The Bee and the Crow
Whenever there's a sharp turn in the day's weather, it is usually the bees that are aware of it before anyone else. The crows are a close second with their extremely sharp vision that allows them to see glimpses of the future, but they cannot compete with the sensitivity of the wings of the bees.
At the edge of the city, there's a small meadow that remains yellow for most of the year. At its heart, a giant tree stands with its face towards the heavens and its branches reaching to its sides, spreading shade and darkness. It was the only shelter to be seen across the horizon.
And so, when the sky grew heavy and the heavens crashed onto the earth, both a crow and a bee found themselves next to each other, under the tree, soaked in the ice-cold water of the rains.
"At this rate, I would not be surprised if fishes started swimming in the sky," said the crow, shivering the cold out of its system.
"The storm has already caused enough damage, crow, let's not come up with nightmarish delusions," The bee perched itself on the same branch as the crow, sitting comfortably to allow its weary wings to rest.
"Oh, I didn't notice you there. From where did you come?"
"From near the city. My hive was harmed by the humans and their poisonous gases. All of us now grow with weak wings. So now with the storm, I have lost all of my friends. Say, have you seen any bees scurrying about?"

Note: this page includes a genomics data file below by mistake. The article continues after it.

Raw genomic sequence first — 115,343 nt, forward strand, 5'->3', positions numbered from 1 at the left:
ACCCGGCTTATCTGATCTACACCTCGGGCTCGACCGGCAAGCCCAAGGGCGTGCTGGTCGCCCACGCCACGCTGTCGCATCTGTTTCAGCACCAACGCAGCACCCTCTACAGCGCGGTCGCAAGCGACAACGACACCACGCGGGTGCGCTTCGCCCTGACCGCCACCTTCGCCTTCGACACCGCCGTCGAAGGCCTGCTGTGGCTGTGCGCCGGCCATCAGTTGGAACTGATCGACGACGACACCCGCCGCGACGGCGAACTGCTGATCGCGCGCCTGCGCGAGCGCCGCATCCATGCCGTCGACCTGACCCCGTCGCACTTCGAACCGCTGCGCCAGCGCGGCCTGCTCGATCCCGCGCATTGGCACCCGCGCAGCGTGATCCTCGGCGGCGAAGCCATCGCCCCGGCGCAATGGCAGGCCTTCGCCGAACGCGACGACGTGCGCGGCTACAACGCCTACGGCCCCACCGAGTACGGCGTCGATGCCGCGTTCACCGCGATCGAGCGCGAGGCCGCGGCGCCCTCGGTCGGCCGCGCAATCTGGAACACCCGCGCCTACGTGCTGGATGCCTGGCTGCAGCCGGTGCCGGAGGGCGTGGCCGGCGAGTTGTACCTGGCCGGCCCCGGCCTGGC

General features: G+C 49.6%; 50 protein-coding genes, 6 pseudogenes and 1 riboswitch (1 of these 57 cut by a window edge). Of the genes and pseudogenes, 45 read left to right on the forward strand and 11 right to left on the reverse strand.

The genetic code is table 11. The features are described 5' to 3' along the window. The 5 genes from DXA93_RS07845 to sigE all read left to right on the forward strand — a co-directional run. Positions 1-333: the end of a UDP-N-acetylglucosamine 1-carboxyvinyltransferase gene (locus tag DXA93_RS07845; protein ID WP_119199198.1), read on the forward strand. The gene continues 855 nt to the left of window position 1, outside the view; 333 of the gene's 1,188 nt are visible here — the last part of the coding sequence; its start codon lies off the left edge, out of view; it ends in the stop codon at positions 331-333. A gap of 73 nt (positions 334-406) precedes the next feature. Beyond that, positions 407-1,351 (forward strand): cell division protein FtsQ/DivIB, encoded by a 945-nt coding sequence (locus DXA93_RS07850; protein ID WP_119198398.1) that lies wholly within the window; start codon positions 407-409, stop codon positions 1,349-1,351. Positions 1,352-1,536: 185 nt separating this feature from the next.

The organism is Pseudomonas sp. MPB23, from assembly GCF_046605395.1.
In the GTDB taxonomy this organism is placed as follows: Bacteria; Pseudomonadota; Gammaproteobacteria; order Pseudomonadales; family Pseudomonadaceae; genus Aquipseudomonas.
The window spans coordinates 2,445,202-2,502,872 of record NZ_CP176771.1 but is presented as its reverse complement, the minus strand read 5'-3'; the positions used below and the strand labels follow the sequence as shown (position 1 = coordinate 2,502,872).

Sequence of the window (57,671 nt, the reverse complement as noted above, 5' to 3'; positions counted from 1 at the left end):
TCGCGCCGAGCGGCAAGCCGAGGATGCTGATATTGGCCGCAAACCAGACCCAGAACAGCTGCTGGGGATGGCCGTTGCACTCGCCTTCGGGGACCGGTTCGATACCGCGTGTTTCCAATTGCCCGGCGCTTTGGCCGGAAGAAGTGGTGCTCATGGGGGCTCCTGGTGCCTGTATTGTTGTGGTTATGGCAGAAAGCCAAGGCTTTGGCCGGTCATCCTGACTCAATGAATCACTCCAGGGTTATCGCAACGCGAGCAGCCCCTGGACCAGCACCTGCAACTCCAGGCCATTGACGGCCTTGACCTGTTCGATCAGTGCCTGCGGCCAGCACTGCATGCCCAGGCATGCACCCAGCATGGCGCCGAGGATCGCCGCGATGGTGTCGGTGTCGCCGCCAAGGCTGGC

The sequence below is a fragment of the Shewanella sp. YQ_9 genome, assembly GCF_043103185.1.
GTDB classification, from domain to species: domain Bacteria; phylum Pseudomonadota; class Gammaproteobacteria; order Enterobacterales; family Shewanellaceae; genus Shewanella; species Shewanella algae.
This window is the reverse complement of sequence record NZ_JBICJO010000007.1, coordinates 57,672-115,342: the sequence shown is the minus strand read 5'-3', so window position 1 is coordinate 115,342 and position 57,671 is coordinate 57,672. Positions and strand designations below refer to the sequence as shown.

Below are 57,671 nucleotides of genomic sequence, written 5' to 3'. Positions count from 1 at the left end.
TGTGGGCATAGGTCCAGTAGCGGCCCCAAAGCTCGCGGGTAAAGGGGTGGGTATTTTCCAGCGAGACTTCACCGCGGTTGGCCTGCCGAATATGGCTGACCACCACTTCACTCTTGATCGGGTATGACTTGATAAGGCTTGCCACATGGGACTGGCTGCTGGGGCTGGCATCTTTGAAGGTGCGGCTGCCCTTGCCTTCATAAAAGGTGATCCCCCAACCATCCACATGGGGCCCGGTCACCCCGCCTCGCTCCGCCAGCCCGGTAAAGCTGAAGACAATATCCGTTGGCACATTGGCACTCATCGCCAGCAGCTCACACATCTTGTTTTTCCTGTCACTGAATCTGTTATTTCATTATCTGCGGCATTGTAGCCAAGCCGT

"See? I don't do much of that nowadays," the crow shook its head and looked directly at the bee, "One of the elders of that city threw a pebble at me once, and my eyes have not seen the same since."
The bee, too, looked over to study the crow and its eyes – one was misty blue, and the other retained its regular dark complexion that reminded the bee of the sunless and starless skies. The bee spread its wings and buzzed lightly to the top of the crow's head, then sat down.
"I hear storms are a very good time to make wishes," the weak bee told the half-blind crow, "If you make a wish the instant God bangs against the walls of the skies, it will come true."
"I have no wishes to make." The crow tilted its head and looked upwards, it imagined silhouettes of fish filling its vision, scuttering about in the heavy rain. It imagined the clouds as houses for the fishes that were the real masters of the sky. No Gods, just fishes that hopped from cloud to cloud, waiting for all birds to join them. One day, the crow would fly with them, and then it wouldn't matter if it could see.
"You don't want your eye back?" The bee asked, perplexed.
"What would be the point of asking Him for help?"
"I don't know. I would wish for Him to bring my friends to me."
The crow spread its wings, "We are not weak things, we don't need wishes. Hide yourself in my feathers, and I'm sure we can look for them together… if you help me see with your eyes of course."
In the rain, the clouds almost began to take the shape of various fishes. The two flew off, not waiting for the sky to turn bright or for God's hammer to fall upon the heavens. Those were never needed.
Raian writes stories.